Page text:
I truly enjoyed competing in Tough Enough and being part of the WWE family. Training was very tough. My body was sore every day and it was so hard to get up in the morning after a hard day of training. I enjoyed it all…. I love pushing myself.
I grew up a wrestling fan and for me it was an honor to be in that ring. The hardest punch I ever took was from an inexperienced wrestler who ended up cracking two of my ribs. The hardest punch I’ve ever thrown was against Booker T, who kept telling me that I was the underdog and I had to prove myself, so I did.
Tell us about Fox’s The Choice. What’s it like behind the scenes on shows like that?
Competing on The Choice was fun! I was grateful to share the stage with Carmen Electra and many amazing women. Honestly it was nice to be with women who were so down to earth and simple; yet the world doesn’t feel the same about hot women. People tend to stress even approaching just to say hi, or even say, ‘You are beautiful,’ because they think [these women] get that attention enough.
What were your formative years like?
I was born in Lebanon and escaped the war at the age of seven, from Lebanon to New York City. I grew up in Queens and graduated from St. John’s Prep High School. My family then relocated to Detroit where I attended and graduated from the University of Michigan with a double degree in Economics and Business Management. My family managed a Mediterranean restaurant in Manhattan, New York City, called Maryum’s Kitchen. I have four siblings, Rabih, Rana, Rouba, and Rami.
How important is it to be recognized as an Arab-American in what are admittedly difficult times for some ethnicities in the world today?
I am very proud of who I am and where I came from. I encourage everyone to feel the same. It is a great thing to stand out versus fit in. I was honored and truly grateful to be a girl who escaped the war in the Middle East, survived living in the hood, grew up poor and made it this far. I wanted to show any girl that anything is possible.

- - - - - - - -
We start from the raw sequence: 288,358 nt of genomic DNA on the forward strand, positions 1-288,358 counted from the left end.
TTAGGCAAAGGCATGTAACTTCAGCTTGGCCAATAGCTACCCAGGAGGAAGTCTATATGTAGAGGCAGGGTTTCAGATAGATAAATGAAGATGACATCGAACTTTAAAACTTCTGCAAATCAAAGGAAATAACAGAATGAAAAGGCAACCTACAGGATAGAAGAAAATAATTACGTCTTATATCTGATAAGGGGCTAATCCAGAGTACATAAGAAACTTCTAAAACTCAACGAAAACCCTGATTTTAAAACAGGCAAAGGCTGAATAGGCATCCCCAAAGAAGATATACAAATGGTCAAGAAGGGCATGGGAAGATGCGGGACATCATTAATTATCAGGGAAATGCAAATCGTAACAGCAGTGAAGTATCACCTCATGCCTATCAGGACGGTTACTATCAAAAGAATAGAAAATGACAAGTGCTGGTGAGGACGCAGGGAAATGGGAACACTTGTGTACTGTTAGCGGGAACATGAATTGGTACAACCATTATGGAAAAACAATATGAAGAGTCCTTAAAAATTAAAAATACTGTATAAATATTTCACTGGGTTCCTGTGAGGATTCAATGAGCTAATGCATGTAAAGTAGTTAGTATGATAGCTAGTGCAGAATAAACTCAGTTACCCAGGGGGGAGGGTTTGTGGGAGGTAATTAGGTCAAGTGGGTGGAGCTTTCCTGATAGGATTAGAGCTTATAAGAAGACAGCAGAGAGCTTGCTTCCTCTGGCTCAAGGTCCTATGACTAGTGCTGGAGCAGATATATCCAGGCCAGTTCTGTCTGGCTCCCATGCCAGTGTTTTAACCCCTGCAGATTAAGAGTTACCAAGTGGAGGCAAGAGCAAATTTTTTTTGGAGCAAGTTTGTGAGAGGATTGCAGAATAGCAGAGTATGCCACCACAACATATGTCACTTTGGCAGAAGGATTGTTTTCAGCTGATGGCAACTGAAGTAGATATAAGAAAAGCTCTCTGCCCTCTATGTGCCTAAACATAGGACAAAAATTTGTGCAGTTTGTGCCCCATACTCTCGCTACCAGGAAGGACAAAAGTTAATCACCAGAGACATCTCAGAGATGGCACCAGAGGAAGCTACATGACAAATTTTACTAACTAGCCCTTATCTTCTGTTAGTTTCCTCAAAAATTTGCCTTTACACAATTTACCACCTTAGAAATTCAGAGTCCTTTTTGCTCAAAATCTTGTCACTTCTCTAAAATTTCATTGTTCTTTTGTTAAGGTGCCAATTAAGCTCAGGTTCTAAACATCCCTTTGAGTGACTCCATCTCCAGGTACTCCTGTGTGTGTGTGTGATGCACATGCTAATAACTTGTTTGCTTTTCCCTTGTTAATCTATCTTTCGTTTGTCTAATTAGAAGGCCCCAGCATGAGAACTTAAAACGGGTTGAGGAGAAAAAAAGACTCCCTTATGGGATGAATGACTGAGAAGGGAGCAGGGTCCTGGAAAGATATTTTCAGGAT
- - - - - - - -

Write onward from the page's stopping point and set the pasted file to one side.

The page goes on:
How has becoming a mother changed the way you view the world?
I can honestly say it has made my heart so soft when it comes to children. I can’t just sit and hear bad news and do nothing. I want to help all children all over the world, and for the sake of my children I want to fight to make this world a better place for them.
Tell us about School on Wheels and some of your other philanthropic work.
I have been a volunteer with School On Wheels since March of 2019. Since then the crisis of homelessness has almost doubled and only gotten worse. Today I have been named their ambassador, and one of the main goals for me is to remodel one of their largest centers to ensure our homeless kids have somewhere to go to not only learn, but to eat and have support in anything they might need to survive.
What is the Best Buddies Organization, and what do you do with them?
I joined Best Buddies in May of 2010, and I just fell in with the organization and all the amazing things they do for those with special needs. Currently I sit on the board of Best Buddies, and wherever I am needed, or any opportunity that comes my way for the buddies, I am always first to jump on it and make it happen. I have amazing buddies in the organization and I am very grateful for their friendship.
And I want to thank Mark Wylie with Best Buddies for the really hard work he does for the organization, and for always reaching out to me when he feels I am needed the most.
What is the most important aspect you look for in a guy?
I look for someone respectful and a person of their word. Someone who supports my dreams more than I do…in other words my husband!
How often do you and Wassim hang out with some of his clients like the Weeknd and French Montana? What are your fondest memories with them?
My husband’s clients are not clients, they are just like family. We spend holidays together, they are always there for our children. My fondest memories with them are how they always show up to our children’s birthday parties with the best gifts and the greatest energy to run around and play like kids. Truly amazing humans!